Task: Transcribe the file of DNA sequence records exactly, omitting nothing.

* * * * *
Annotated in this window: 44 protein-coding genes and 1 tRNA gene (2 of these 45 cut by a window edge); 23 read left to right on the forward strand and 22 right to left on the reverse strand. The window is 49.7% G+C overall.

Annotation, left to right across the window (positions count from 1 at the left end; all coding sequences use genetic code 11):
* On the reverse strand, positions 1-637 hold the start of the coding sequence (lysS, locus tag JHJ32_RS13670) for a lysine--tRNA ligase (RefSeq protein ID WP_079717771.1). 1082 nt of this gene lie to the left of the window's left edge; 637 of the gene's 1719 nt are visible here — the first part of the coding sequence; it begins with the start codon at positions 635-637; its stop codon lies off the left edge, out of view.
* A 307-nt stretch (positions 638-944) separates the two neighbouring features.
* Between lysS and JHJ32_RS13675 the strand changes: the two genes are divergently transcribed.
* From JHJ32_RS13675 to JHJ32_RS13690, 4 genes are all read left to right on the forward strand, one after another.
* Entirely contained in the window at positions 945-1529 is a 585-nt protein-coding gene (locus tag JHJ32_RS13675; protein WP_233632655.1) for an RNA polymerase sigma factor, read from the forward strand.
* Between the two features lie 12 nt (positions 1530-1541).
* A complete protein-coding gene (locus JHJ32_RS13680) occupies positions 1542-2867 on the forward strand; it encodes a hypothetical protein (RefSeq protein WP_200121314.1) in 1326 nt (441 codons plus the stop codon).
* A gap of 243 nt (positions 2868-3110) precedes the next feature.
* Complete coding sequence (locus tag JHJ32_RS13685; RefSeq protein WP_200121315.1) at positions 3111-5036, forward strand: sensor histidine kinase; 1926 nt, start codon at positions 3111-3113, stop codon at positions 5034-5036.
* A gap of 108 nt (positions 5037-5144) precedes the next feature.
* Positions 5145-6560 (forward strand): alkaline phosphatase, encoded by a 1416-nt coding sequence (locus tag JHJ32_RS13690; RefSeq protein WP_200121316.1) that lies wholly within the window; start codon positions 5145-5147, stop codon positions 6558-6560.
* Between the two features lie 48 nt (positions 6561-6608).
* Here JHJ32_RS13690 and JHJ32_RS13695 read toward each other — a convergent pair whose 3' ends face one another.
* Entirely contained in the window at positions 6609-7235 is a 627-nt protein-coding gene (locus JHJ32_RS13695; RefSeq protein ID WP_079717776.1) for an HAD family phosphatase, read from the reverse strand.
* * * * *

Annotated in this window: 44 protein-coding genes and 1 tRNA gene (2 of these 45 cut by a window edge); 23 read left to right on the forward strand and 22 right to left on the reverse strand. The window is 49.7% G+C overall.

Annotation, left to right across the window (positions count from 1 at the left end; all coding sequences use genetic code 11):
* On the reverse strand, positions 1-637 hold the start of the coding sequence (lysS, locus tag JHJ32_RS13670) for a lysine--tRNA ligase (RefSeq protein ID WP_079717771.1). 1082 nt of this gene lie to the left of the window's left edge; 637 of the gene's 1719 nt are visible here — the first part of the coding sequence; it begins with the start codon at positions 635-637; its stop codon lies off the left edge, out of view.
* A 307-nt stretch (positions 638-944) separates the two neighbouring features.
* Between lysS and JHJ32_RS13675 the strand changes: the two genes are divergently transcribed.
* From JHJ32_RS13675 to JHJ32_RS13690, 4 genes are all read left to right on the forward strand, one after another.
* Entirely contained in the window at positions 945-1529 is a 585-nt protein-coding gene (locus tag JHJ32_RS13675; protein WP_233632655.1) for an RNA polymerase sigma factor, read from the forward strand.
* Between the two features lie 12 nt (positions 1530-1541).
* A complete protein-coding gene (locus JHJ32_RS13680) occupies positions 1542-2867 on the forward strand; it encodes a hypothetical protein (RefSeq protein WP_200121314.1) in 1326 nt (441 codons plus the stop codon).
* A gap of 243 nt (positions 2868-3110) precedes the next feature.
* Complete coding sequence (locus tag JHJ32_RS13685; RefSeq protein WP_200121315.1) at positions 3111-5036, forward strand: sensor histidine kinase; 1926 nt, start codon at positions 3111-3113, stop codon at positions 5034-5036.
* A gap of 108 nt (positions 5037-5144) precedes the next feature.
* Positions 5145-6560 (forward strand): alkaline phosphatase, encoded by a 1416-nt coding sequence (locus tag JHJ32_RS13690; RefSeq protein WP_200121316.1) that lies wholly within the window; start codon positions 5145-5147, stop codon positions 6558-6560.
* Between the two features lie 48 nt (positions 6561-6608).
* Here JHJ32_RS13690 and JHJ32_RS13695 read toward each other — a convergent pair whose 3' ends face one another.
* Entirely contained in the window at positions 6609-7235 is a 627-nt protein-coding gene (locus JHJ32_RS13695; RefSeq protein ID WP_079717776.1) for an HAD family phosphatase, read from the reverse strand.